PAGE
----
At the end of the day, I think that both the sprial and receding-v designs have their place. The receding-v design would appear to be a natural for replacing Cover Flow in Apple's Finder. It's not overly drastic and would provide us with a superior viewing angle, which is the purpose for the change to begin with. Apple's proposed Spiral design is more geared for iTunes. Apple could simply make it another viewing option or replace Cover Flow. It appears to be geared for a touch display like the iPad where it's better suited. It would provide more room to maneuver than an iPhone. So it'll be interesting to see how Apple introduces these new UI elements in the future.
Update Demo Dec. 17, 2010. 2:30 PM: In the meantime, you may want to check out this demo. Wow! Just be patient as it loads.
Above is a screenshot of the Memory Life Spirals UI. When you run the link to the demo, note that there's slider bar above the Spirals Blue icon. Slide it slowly right and watch the Spiral in action. Just let go and the photos stop spiraling. Is that cool and fast, or what! Now that I've seen it, I want it! Though for now you could only get it at Memory Life. I have no idea how Apple will work around this working app, but our friends at Memory Life just might be getting a phone call from the Big Man in Cupertino (ha!). My thanks to Fabien Voyer from "Memory Life" for the heads up on their app which will be available in English in January.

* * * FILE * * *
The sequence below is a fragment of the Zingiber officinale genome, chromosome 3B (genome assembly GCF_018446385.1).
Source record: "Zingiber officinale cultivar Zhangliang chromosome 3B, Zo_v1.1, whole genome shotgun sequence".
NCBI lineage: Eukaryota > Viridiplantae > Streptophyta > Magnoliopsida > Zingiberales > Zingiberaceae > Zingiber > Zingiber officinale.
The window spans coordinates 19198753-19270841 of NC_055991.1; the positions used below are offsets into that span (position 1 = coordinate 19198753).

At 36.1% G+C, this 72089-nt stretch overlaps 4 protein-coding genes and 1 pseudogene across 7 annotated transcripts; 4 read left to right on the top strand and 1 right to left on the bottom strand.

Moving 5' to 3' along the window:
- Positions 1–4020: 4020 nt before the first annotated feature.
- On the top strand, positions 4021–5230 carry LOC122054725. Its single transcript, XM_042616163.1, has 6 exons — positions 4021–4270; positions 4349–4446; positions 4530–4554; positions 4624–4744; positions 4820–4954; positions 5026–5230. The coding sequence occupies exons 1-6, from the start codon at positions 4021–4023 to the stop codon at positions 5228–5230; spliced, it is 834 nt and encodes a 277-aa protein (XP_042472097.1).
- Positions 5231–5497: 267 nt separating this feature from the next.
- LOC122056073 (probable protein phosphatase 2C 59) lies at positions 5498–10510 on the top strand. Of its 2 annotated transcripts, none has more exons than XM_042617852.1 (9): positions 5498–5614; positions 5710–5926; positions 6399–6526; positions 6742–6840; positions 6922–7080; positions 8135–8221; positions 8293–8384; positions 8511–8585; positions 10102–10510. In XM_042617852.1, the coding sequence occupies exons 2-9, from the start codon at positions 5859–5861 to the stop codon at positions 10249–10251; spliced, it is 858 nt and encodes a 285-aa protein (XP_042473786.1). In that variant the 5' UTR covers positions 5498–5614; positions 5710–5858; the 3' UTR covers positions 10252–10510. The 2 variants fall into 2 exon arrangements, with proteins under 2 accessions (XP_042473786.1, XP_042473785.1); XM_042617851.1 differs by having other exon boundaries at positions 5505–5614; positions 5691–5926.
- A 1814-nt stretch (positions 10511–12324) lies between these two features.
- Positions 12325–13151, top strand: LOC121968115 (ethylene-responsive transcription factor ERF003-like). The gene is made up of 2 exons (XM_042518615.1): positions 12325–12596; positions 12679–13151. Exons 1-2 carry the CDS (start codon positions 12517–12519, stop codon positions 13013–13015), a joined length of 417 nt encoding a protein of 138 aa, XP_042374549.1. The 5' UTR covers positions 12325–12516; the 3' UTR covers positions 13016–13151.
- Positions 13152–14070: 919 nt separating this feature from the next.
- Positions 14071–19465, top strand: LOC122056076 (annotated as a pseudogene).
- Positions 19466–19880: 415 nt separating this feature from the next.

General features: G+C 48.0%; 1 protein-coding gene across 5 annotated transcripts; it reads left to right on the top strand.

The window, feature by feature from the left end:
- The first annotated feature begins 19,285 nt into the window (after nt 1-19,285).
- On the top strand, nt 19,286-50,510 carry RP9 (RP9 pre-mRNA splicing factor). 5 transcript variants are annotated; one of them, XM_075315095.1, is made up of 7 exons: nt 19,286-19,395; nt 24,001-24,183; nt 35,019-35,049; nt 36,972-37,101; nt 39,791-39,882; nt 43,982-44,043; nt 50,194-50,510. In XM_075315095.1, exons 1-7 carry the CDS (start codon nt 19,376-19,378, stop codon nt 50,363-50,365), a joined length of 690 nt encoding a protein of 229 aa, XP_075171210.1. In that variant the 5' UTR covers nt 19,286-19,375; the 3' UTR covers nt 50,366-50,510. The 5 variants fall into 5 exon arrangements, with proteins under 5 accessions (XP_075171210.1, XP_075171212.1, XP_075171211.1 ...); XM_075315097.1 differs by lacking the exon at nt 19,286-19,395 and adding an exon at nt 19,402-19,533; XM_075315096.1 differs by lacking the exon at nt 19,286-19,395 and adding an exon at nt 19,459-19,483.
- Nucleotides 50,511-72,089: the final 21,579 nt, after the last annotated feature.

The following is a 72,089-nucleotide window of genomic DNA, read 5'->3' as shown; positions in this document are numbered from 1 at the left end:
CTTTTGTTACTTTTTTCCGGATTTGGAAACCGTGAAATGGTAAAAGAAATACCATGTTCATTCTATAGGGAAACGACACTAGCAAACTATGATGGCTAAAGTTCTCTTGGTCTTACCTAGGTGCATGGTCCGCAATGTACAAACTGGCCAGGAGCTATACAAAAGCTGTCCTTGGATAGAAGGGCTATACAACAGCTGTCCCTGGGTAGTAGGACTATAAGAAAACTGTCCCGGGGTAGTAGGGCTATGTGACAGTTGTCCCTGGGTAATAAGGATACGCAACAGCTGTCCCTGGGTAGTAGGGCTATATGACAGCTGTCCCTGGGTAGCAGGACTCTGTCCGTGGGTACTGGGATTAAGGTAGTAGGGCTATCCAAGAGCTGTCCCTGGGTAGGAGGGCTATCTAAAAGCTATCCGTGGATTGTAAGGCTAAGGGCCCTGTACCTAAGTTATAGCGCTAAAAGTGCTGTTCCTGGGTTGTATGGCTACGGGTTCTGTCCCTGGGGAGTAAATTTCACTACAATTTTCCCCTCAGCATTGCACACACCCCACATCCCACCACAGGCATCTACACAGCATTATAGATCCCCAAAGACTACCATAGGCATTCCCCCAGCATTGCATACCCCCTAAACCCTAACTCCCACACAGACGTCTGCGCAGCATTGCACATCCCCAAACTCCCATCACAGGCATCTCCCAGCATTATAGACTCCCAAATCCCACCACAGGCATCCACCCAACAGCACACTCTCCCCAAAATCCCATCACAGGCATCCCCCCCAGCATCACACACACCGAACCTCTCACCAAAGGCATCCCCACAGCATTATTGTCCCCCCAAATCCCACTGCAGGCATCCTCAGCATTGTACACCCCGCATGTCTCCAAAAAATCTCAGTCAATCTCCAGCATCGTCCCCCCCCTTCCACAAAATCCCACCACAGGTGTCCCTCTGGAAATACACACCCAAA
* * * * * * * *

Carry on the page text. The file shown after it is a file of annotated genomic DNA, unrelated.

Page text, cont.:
A Scene from "The Tree of Life" - 2011 Summer Movie
This scene was taken from the 2011 Summer movie called The Tree of Life, starring Brad Pitt and Sean Penn. It appears at the 1:39 mark of their movie trailer (Fox Searchlight or Apple Movie Trailer). Hmm, it's starting to add up like an X File (Ha!).
Other Noteworthy Patent Applications Published Today
Apple's patent 20100313409 covers the iPod's switch to a concaved all-metal scrollwheel button. Although originally designed for the iPod, Apple makes it clear that such a button could be used in future devices such "video games, radios, MP3 players, CD players, DVD players, televisions, game players, cameras" or even miniature electronic devices such as "watches, rings, necklaces, belts, accessories for belts, headsets, accessories for shoes, virtual reality devices, other wearable electronics, accessories for sporting equipment, accessories for fitness equipment, or combinations thereof.
Notice: Patently Apple presents only a brief summary of patents with associated graphic(s) for journalistic news purposes as each such patent application is revealed by the U.S. Patent & Trade Office. Readers are cautioned that the full text of any patent application should be read in its entirety for further details. About Comments: Patently Apple reserves the right to post, dismiss or edit comments.
Community Sites Covering our Original Report
Macsurfer, Apple Investor News, Google Reader, TechWatching, MacDailyNews, iPodTouchFans, iPhoneclub Netherlands, MacStories, Ispazio Italy, TUAW, Macgasm, iPadevice Italy, Ubergizmo, Blancer, iPhone Konig Germany, Melablog Italy, iPhone Download Blog, RazorianFly, Applesfera Spain, OS X Daily, and more.